https://drive.google.com/file/d/0B_p2gA ... bCyHyc5vNg

This is not a perfect system, but if it will fail it will most likely be a human error: me accidentally changing some files (or perhaps a virus changing my files on purpose), and then ignoring the warnings about the files changes during the two backup steps - very unlikely, but not impossible. As long as I am attentive during the primary backup step, pay attention to the error log of the secondary backup step, do the backups regularly, upgrade hard drives every 3-4 years, my digital memories (which are already ~300GB, mostly due to HD home videos) have a very good chance to be perfectly preserved for the next 30 years - or longer!
Last edited by pulsar123 on Jan 24th, 2022 9:34 am, edited 1 time in total.
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Sr. Member
Jan 20, 2013
544 posts
123 upvotes
Woodbridge
Agree, for a lot of user very useful information.
one more point - in a 3-4 years, newer hard disks would be way bigger in typical use. this would cover additional data grown in those 3-4 years and you would transfer "older" data to the new disk.
I keep my data on two different computers (windows) and one disk I am connecting once in a 3-4 month to make a third copy. So, no chance for virus. But yes, fire, flood...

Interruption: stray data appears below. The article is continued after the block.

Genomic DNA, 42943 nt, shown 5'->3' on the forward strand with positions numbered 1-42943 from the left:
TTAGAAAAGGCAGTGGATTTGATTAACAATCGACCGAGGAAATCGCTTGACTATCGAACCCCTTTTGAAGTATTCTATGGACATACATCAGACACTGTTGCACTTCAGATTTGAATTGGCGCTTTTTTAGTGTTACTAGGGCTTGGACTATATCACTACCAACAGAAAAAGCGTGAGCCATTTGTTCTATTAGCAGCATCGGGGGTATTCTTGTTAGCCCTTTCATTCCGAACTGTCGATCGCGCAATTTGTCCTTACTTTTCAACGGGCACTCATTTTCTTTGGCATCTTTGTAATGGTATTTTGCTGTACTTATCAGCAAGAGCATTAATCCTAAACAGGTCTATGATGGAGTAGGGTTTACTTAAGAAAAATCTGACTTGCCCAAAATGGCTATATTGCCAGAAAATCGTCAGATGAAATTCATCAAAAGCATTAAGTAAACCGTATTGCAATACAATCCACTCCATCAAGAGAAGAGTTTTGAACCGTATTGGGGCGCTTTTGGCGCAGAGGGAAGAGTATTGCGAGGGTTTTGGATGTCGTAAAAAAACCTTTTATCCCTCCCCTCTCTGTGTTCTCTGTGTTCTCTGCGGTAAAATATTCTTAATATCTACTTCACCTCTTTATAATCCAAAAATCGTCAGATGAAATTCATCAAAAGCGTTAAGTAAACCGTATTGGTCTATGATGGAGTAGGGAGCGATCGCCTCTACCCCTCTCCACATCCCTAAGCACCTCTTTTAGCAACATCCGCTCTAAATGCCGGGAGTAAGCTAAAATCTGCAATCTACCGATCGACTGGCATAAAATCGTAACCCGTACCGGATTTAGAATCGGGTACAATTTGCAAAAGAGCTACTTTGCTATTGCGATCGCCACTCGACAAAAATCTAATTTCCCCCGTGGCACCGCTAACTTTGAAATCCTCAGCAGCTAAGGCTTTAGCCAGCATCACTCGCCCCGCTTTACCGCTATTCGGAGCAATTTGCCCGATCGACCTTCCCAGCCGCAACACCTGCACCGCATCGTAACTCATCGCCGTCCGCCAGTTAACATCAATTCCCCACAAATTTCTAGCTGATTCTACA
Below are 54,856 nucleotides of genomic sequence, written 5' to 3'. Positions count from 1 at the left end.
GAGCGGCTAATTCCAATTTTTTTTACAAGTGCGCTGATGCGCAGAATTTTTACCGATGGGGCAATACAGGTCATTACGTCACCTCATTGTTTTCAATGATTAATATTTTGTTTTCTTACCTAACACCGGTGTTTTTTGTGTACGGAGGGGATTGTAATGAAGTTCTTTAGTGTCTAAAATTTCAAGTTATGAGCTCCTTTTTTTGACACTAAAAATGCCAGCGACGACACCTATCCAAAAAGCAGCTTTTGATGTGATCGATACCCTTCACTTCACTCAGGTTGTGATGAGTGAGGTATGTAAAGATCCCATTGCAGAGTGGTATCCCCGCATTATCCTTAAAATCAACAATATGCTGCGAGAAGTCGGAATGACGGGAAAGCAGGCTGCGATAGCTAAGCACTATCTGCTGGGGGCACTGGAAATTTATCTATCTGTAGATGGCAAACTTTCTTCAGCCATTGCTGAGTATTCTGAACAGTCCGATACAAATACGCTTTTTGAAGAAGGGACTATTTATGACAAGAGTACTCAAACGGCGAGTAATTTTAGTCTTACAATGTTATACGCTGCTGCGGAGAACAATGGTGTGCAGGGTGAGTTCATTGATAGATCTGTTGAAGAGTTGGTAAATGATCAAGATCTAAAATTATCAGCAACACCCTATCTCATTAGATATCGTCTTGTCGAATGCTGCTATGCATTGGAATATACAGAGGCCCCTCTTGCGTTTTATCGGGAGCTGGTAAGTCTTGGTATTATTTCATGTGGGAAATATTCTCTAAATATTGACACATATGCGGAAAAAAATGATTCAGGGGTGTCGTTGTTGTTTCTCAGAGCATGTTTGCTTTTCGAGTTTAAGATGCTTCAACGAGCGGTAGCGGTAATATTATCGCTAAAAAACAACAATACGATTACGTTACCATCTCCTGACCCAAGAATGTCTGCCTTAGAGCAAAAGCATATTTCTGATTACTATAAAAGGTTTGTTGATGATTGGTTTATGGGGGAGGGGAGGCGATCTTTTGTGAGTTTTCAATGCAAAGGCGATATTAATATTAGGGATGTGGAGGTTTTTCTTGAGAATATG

So far my last lost data was in 1998 (I know how and I learned my lesson). Since that time I never lost any data.
in general, it is a problem for most users. peoples do not realize problem with reliability. Yes, disks are pretty reliable for several years, DVD are not bad if you keep it properly, but not for too long.
you just have to keep moving your data to keep it safe and at least two safe copies.
[OP]
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Aug 30, 2007
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walker2238 wrote: What about using Flickr?
You mean - using Flickr as a cloud storage for all your data, or just for photos? In either case, it is a free service, Flickr doesn't guarantee anything, and it doesn't provide the means to check the health of your data via hashing. The same issue is with almost any other cloud storage provider, either free or not. So by uploading to a cloud you are basically okaying that sooner or later your data will decay.

As a 30 years strategy - fail.
[OP]
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vnkvnk wrote: one more point - in a 3-4 years, newer hard disks would be way bigger in typical use. this would cover additional data grown in those 3-4 years and you would transfer "older" data to the new disk.